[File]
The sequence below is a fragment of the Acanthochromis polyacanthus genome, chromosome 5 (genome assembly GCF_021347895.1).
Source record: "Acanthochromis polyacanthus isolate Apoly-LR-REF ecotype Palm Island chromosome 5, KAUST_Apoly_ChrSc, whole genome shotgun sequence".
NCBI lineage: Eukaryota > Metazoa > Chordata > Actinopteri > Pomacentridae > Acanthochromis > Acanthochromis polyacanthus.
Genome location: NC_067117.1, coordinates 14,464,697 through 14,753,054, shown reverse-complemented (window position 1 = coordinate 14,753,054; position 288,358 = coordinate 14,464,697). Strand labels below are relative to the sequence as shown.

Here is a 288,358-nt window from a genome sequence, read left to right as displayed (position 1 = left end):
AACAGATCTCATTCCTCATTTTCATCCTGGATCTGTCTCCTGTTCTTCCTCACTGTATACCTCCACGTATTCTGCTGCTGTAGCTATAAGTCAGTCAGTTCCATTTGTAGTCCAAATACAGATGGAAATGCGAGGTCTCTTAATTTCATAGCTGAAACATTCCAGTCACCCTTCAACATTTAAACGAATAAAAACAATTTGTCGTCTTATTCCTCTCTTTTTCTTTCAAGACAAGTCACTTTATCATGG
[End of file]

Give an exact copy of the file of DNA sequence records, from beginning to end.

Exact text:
The sequence below is a fragment of the Acanthochromis polyacanthus genome, chromosome 5 (genome assembly GCF_021347895.1).
Source record: "Acanthochromis polyacanthus isolate Apoly-LR-REF ecotype Palm Island chromosome 5, KAUST_Apoly_ChrSc, whole genome shotgun sequence".
NCBI lineage: Eukaryota > Metazoa > Chordata > Actinopteri > Pomacentridae > Acanthochromis > Acanthochromis polyacanthus.
Genome location: NC_067117.1, coordinates 14,464,697 through 14,753,054, shown reverse-complemented (window position 1 = coordinate 14,753,054; position 288,358 = coordinate 14,464,697). Strand labels below are relative to the sequence as shown.

Here is a 288,358-nt window from a genome sequence, read left to right as displayed (position 1 = left end):
AACAGATCTCATTCCTCATTTTCATCCTGGATCTGTCTCCTGTTCTTCCTCACTGTATACCTCCACGTATTCTGCTGCTGTAGCTATAAGTCAGTCAGTTCCATTTGTAGTCCAAATACAGATGGAAATGCGAGGTCTCTTAATTTCATAGCTGAAACATTCCAGTCACCCTTCAACATTTAAACGAATAAAAACAATTTGTCGTCTTATTCCTCTCTTTTTCTTTCAAGACAAGTCACTTTATCATGG